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  • Writer's pictureJen Norris

Review: Sacramento Ballet presents Innovations works by Balanchine, Schermoly & Caniparoli at The Sofia at B St., Sacramento May 17-19, 2024

Updated: May 23

In my first outing to Sacramento Ballet, this past weekend, I am pleasantly surprised by the consistently high caliber of dancing and the challenging repertoire. Innovations, the final program of SacBallet’s 2023-24 season, includes George Balanchine’s Apollo, the genre-expanding work that launched his international career, Val Caniparoli’s Ibsen’s House, a ballet which weaves a story around five female characters from the plays of Henrik Ibsen, and a world premiere, SALVE, by the much-in-demand South African choreographer Andrea Schermoly.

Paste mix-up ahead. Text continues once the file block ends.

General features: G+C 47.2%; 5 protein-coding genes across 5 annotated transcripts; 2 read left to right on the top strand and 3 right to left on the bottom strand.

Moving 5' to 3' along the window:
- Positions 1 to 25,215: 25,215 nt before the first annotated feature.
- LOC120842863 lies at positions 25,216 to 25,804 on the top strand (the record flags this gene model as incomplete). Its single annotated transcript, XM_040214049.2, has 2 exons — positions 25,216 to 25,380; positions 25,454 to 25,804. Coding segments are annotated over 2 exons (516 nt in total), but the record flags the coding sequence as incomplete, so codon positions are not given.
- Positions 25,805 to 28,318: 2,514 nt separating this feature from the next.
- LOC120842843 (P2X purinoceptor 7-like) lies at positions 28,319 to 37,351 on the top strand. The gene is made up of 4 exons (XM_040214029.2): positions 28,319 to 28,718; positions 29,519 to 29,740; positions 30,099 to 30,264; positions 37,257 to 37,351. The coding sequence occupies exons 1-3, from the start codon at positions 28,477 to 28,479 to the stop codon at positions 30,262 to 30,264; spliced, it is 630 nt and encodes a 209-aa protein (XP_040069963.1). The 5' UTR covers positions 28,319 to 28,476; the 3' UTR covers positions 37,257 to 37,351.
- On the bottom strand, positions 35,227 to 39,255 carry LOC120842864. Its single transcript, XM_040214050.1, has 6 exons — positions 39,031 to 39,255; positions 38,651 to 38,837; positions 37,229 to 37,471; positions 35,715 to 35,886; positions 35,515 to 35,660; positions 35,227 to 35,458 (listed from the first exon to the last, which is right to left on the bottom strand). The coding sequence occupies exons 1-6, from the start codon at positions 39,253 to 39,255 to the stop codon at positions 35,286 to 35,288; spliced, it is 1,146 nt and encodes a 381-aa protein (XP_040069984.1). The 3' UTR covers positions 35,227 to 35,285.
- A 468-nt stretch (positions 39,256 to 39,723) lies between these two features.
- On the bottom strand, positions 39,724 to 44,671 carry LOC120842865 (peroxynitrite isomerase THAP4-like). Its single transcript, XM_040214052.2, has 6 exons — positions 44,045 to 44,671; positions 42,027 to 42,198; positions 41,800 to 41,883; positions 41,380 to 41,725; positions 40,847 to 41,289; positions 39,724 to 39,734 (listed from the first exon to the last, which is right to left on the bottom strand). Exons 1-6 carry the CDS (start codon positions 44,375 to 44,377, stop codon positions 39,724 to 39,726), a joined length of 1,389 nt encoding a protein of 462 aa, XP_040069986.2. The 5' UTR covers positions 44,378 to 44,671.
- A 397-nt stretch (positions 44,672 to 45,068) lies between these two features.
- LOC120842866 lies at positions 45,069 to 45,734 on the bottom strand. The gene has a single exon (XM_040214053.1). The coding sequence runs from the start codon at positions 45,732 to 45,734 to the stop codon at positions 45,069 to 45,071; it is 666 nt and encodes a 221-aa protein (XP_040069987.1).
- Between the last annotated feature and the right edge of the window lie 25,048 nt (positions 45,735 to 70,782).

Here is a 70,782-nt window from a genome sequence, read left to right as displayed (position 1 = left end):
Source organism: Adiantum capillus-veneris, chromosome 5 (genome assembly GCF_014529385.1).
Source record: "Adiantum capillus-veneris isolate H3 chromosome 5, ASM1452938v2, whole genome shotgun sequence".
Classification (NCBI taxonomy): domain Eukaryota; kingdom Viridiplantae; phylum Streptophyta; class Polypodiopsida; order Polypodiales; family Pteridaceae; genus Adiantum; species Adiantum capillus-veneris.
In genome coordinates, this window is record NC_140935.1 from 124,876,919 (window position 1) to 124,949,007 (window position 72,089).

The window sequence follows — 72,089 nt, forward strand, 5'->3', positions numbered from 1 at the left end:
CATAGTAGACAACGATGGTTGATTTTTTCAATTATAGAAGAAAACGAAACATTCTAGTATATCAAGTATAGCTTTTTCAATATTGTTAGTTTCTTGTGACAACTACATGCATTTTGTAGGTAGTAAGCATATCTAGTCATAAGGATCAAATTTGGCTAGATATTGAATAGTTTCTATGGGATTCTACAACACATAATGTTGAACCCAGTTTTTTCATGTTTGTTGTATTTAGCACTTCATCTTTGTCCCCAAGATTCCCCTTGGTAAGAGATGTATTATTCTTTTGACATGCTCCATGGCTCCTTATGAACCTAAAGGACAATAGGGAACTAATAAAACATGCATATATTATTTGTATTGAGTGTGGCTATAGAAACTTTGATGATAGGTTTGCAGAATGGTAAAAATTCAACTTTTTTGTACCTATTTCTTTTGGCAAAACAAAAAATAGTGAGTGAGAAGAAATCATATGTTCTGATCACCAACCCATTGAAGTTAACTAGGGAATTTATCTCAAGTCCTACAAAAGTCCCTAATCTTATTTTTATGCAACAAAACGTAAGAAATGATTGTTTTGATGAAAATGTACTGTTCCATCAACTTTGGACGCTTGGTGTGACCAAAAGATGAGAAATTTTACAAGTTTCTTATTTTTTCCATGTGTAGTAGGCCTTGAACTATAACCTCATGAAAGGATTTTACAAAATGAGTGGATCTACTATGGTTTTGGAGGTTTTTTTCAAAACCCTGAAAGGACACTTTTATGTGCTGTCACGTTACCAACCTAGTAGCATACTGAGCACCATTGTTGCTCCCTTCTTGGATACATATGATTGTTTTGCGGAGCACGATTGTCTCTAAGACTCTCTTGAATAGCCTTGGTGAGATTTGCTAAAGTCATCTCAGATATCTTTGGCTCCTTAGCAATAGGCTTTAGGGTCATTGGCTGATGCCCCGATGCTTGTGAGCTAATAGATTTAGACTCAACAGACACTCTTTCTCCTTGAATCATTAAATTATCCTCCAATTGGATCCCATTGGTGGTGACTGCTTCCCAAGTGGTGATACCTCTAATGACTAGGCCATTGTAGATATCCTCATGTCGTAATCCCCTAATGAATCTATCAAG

Michelle Katcher, Victor Maguad, and Jennifer Watembach in Balanchine's Apollo, Photo: Marissa Gearhart

SALVE is a powerful and provocative ballet for three women and three men that shines an unwavering spotlight on domestic abuse. It grabs you in the first moments and holds you uncomfortably rapt until its conclusion.  The dramatization of violence is balletic and yet disturbing enough that a content warning at future showings might be advisable.

SALVE unfolds as a series of conflict-ridden male female duets, in which the men have the upper hand.  As in real life abusive relationships, the couples only have brief associations with other couples. Relief is found in the rare, but important, moments of gender unity, when the trio of women meet alone.